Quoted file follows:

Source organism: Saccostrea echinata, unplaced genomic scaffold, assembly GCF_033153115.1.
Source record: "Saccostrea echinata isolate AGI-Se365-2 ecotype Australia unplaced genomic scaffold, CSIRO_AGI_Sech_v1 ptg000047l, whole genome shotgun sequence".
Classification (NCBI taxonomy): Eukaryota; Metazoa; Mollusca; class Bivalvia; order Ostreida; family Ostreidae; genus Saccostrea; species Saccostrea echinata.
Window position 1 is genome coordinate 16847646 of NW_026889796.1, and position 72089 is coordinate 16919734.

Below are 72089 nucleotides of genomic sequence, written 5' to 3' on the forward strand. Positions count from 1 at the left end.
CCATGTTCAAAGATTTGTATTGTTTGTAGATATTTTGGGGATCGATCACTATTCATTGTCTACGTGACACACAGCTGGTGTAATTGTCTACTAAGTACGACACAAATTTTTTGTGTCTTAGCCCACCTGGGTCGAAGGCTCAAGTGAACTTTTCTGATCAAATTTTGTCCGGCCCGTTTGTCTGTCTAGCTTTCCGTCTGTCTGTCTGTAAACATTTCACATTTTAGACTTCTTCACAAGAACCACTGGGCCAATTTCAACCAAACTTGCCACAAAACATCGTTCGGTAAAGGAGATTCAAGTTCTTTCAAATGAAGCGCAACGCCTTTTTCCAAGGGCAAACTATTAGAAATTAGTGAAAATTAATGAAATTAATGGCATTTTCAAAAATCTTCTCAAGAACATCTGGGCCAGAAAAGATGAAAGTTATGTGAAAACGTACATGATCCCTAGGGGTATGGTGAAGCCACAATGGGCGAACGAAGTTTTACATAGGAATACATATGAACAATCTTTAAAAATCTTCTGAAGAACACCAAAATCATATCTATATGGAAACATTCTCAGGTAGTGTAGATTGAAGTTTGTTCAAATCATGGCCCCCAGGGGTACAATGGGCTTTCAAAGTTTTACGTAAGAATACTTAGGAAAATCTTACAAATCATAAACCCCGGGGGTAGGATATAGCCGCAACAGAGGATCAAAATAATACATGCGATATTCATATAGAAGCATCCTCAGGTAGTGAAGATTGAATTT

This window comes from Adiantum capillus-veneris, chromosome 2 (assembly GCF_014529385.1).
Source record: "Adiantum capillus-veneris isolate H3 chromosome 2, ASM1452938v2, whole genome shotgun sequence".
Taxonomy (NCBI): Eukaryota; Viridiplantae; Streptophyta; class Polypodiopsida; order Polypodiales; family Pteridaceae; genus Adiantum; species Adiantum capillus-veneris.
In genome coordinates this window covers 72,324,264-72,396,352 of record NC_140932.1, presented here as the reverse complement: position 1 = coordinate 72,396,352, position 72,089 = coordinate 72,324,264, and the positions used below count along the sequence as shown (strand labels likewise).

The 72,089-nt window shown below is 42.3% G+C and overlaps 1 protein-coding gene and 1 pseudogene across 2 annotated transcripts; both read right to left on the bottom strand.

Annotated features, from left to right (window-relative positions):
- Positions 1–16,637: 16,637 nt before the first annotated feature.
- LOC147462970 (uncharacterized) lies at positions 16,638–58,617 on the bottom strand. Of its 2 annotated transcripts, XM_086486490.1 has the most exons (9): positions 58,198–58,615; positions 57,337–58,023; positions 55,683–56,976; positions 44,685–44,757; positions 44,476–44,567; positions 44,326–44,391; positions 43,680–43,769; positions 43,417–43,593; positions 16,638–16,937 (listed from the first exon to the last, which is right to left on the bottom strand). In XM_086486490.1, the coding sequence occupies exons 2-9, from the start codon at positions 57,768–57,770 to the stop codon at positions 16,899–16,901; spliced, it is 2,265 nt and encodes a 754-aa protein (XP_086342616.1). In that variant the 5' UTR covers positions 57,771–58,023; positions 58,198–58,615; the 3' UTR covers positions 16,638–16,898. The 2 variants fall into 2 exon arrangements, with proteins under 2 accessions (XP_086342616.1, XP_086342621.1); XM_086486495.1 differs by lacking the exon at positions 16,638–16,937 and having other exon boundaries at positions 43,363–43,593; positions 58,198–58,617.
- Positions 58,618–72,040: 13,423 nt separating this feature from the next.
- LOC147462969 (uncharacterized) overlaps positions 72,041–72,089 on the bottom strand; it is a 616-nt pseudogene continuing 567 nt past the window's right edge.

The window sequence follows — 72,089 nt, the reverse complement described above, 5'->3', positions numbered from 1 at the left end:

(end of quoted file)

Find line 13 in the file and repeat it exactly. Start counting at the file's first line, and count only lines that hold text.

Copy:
- Positions 1–16,637: 16,637 nt before the first annotated feature.